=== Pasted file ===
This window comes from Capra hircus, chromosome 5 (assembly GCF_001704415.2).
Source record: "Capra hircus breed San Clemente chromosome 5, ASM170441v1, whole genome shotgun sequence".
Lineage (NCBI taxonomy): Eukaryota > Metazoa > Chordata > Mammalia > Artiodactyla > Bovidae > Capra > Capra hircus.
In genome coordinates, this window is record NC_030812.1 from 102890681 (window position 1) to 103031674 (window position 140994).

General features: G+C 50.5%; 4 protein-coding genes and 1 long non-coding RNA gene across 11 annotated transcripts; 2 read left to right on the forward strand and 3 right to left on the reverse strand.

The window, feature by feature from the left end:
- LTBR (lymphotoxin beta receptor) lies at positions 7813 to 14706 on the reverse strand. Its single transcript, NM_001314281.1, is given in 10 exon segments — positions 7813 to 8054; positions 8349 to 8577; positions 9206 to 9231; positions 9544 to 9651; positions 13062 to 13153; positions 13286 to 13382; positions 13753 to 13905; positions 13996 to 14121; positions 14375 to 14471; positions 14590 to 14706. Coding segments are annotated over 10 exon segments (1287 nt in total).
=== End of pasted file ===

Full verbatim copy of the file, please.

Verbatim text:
This window comes from Capra hircus, chromosome 5 (assembly GCF_001704415.2).
Source record: "Capra hircus breed San Clemente chromosome 5, ASM170441v1, whole genome shotgun sequence".
Lineage (NCBI taxonomy): Eukaryota > Metazoa > Chordata > Mammalia > Artiodactyla > Bovidae > Capra > Capra hircus.
In genome coordinates, this window is record NC_030812.1 from 102890681 (window position 1) to 103031674 (window position 140994).

General features: G+C 50.5%; 4 protein-coding genes and 1 long non-coding RNA gene across 11 annotated transcripts; 2 read left to right on the forward strand and 3 right to left on the reverse strand.

The window, feature by feature from the left end:
- LTBR (lymphotoxin beta receptor) lies at positions 7813 to 14706 on the reverse strand. Its single transcript, NM_001314281.1, is given in 10 exon segments — positions 7813 to 8054; positions 8349 to 8577; positions 9206 to 9231; positions 9544 to 9651; positions 13062 to 13153; positions 13286 to 13382; positions 13753 to 13905; positions 13996 to 14121; positions 14375 to 14471; positions 14590 to 14706. Coding segments are annotated over 10 exon segments (1287 nt in total).